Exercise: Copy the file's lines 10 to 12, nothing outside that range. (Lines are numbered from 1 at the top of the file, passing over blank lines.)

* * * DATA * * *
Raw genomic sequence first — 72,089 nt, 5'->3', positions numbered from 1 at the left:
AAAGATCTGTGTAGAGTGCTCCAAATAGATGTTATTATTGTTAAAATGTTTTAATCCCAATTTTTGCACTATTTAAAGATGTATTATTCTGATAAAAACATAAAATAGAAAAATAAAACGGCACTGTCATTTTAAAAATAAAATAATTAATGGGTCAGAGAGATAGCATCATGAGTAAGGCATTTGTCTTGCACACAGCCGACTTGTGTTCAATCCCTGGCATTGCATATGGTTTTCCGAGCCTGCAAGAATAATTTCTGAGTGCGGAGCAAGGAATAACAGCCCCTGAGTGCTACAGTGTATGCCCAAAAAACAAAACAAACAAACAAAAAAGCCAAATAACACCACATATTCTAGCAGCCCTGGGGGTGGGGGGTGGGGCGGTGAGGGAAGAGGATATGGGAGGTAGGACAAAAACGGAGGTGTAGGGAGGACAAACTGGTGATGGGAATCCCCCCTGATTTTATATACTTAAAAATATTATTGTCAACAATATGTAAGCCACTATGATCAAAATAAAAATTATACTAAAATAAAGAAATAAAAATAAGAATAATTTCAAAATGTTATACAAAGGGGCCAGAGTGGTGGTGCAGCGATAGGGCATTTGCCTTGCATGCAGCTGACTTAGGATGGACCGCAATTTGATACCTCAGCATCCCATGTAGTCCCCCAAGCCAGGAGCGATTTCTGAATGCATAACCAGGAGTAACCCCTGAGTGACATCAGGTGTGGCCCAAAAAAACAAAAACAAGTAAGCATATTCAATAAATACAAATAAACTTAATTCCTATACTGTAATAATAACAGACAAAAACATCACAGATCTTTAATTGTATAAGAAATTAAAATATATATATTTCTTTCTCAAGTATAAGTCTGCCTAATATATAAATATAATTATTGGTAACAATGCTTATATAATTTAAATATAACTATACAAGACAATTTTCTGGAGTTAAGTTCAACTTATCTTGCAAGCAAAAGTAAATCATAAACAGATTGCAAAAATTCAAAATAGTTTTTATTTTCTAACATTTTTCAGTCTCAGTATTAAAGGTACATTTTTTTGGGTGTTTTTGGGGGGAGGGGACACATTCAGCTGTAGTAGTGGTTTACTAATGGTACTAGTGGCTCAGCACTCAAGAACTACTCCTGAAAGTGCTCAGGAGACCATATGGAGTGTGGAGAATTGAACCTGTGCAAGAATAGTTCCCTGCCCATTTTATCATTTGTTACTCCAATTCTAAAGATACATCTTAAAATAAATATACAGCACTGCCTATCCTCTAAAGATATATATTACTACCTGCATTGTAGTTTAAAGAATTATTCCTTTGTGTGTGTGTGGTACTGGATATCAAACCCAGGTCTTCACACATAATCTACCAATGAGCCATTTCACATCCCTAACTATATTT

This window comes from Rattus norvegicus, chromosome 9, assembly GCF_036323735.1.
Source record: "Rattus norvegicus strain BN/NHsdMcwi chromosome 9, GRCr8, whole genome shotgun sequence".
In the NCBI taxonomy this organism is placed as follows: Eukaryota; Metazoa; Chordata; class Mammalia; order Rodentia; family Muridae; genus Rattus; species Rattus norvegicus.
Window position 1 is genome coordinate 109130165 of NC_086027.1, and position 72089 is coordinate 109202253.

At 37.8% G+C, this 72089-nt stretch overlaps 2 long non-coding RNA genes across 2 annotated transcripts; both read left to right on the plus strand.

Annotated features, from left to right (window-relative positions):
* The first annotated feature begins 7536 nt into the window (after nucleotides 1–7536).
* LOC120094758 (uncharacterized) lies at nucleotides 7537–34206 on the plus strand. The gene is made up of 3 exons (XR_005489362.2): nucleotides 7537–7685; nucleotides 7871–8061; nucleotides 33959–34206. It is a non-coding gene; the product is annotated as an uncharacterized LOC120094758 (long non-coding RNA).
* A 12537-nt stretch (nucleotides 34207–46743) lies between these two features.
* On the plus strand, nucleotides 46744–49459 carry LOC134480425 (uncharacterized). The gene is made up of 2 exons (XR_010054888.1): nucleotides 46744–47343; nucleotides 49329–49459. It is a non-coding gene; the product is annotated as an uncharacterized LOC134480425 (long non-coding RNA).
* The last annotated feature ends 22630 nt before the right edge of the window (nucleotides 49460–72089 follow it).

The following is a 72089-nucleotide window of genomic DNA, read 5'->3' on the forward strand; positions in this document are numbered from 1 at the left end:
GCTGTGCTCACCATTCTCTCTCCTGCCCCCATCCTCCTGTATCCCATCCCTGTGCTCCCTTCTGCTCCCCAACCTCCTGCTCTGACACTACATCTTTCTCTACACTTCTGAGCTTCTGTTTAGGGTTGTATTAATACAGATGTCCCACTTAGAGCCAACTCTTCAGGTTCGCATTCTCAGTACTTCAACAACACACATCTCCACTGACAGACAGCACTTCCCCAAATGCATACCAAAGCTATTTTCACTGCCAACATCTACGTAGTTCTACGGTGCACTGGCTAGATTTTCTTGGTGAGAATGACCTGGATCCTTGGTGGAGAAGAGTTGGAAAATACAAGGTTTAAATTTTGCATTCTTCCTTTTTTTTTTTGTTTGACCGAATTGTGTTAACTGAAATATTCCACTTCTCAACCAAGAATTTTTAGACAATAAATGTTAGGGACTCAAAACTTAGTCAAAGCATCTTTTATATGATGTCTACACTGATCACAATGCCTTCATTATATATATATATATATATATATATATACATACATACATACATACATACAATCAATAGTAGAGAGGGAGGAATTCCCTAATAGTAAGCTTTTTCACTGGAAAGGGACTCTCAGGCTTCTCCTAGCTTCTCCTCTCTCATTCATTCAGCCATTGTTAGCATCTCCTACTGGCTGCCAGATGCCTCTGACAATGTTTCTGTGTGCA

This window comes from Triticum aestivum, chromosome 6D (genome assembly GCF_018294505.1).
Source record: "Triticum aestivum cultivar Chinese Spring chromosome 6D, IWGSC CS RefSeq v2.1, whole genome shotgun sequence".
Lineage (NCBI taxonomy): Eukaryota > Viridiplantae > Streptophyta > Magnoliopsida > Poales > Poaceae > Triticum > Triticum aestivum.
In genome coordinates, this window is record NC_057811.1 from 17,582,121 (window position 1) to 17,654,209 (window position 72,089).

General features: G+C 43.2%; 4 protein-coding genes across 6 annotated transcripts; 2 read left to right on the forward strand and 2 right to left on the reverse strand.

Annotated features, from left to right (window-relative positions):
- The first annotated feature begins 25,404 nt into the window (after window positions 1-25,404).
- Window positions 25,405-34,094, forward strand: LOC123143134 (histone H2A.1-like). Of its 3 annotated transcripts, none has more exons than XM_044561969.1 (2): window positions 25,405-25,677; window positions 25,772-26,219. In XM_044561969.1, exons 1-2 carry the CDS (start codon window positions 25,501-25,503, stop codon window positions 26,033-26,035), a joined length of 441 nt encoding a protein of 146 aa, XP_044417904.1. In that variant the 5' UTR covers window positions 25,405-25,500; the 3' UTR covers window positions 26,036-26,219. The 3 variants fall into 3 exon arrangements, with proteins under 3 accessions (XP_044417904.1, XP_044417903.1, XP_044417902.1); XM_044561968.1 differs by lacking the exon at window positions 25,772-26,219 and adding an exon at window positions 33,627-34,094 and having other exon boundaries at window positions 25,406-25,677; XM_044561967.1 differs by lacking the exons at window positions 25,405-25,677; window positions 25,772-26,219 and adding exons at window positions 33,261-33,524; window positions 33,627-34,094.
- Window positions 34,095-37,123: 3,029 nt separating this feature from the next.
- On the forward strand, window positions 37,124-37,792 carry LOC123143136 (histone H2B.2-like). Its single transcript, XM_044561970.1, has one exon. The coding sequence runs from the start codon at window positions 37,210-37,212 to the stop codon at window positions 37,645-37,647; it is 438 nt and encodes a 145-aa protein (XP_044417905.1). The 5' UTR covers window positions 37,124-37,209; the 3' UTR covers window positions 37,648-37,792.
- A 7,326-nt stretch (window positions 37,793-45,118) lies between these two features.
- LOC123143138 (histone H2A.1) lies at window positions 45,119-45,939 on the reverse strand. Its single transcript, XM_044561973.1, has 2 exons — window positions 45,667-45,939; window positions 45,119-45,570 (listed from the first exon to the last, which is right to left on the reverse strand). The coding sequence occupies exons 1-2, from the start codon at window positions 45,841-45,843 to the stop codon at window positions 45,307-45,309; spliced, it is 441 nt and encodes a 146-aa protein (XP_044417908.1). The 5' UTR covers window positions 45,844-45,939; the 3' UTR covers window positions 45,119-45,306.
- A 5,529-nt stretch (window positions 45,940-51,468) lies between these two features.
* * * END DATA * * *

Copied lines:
* LOC120094758 (uncharacterized) lies at nucleotides 7537–34206 on the plus strand. The gene is made up of 3 exons (XR_005489362.2): nucleotides 7537–7685; nucleotides 7871–8061; nucleotides 33959–34206. It is a non-coding gene; the product is annotated as an uncharacterized LOC120094758 (long non-coding RNA).
* A 12537-nt stretch (nucleotides 34207–46743) lies between these two features.
* On the plus strand, nucleotides 46744–49459 carry LOC134480425 (uncharacterized). The gene is made up of 2 exons (XR_010054888.1): nucleotides 46744–47343; nucleotides 49329–49459. It is a non-coding gene; the product is annotated as an uncharacterized LOC134480425 (long non-coding RNA).